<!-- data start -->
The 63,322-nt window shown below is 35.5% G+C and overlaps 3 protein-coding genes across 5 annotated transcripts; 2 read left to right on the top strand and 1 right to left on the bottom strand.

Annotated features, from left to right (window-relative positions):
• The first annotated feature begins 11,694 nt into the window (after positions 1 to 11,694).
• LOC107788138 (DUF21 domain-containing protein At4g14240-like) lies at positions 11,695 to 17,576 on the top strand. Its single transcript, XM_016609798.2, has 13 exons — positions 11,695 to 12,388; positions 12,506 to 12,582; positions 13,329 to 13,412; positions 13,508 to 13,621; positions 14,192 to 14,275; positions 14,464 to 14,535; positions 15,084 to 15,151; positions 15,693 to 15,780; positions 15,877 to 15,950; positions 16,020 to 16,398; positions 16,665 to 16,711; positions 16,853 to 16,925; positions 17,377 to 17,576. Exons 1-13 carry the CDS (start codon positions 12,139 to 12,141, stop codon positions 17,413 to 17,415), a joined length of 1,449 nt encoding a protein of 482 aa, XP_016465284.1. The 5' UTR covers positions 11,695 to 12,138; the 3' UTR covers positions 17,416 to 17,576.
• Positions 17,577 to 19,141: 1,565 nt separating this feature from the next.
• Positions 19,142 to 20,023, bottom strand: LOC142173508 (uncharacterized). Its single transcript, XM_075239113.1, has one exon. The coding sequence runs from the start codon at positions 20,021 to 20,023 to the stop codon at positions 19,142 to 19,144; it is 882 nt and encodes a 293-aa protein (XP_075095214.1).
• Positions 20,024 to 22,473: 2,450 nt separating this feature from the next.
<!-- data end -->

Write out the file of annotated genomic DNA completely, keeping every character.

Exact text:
The 63,322-nt window shown below is 35.5% G+C and overlaps 3 protein-coding genes across 5 annotated transcripts; 2 read left to right on the top strand and 1 right to left on the bottom strand.

Annotated features, from left to right (window-relative positions):
• The first annotated feature begins 11,694 nt into the window (after positions 1 to 11,694).
• LOC107788138 (DUF21 domain-containing protein At4g14240-like) lies at positions 11,695 to 17,576 on the top strand. Its single transcript, XM_016609798.2, has 13 exons — positions 11,695 to 12,388; positions 12,506 to 12,582; positions 13,329 to 13,412; positions 13,508 to 13,621; positions 14,192 to 14,275; positions 14,464 to 14,535; positions 15,084 to 15,151; positions 15,693 to 15,780; positions 15,877 to 15,950; positions 16,020 to 16,398; positions 16,665 to 16,711; positions 16,853 to 16,925; positions 17,377 to 17,576. Exons 1-13 carry the CDS (start codon positions 12,139 to 12,141, stop codon positions 17,413 to 17,415), a joined length of 1,449 nt encoding a protein of 482 aa, XP_016465284.1. The 5' UTR covers positions 11,695 to 12,138; the 3' UTR covers positions 17,416 to 17,576.
• Positions 17,577 to 19,141: 1,565 nt separating this feature from the next.
• Positions 19,142 to 20,023, bottom strand: LOC142173508 (uncharacterized). Its single transcript, XM_075239113.1, has one exon. The coding sequence runs from the start codon at positions 20,021 to 20,023 to the stop codon at positions 19,142 to 19,144; it is 882 nt and encodes a 293-aa protein (XP_075095214.1).
• Positions 20,024 to 22,473: 2,450 nt separating this feature from the next.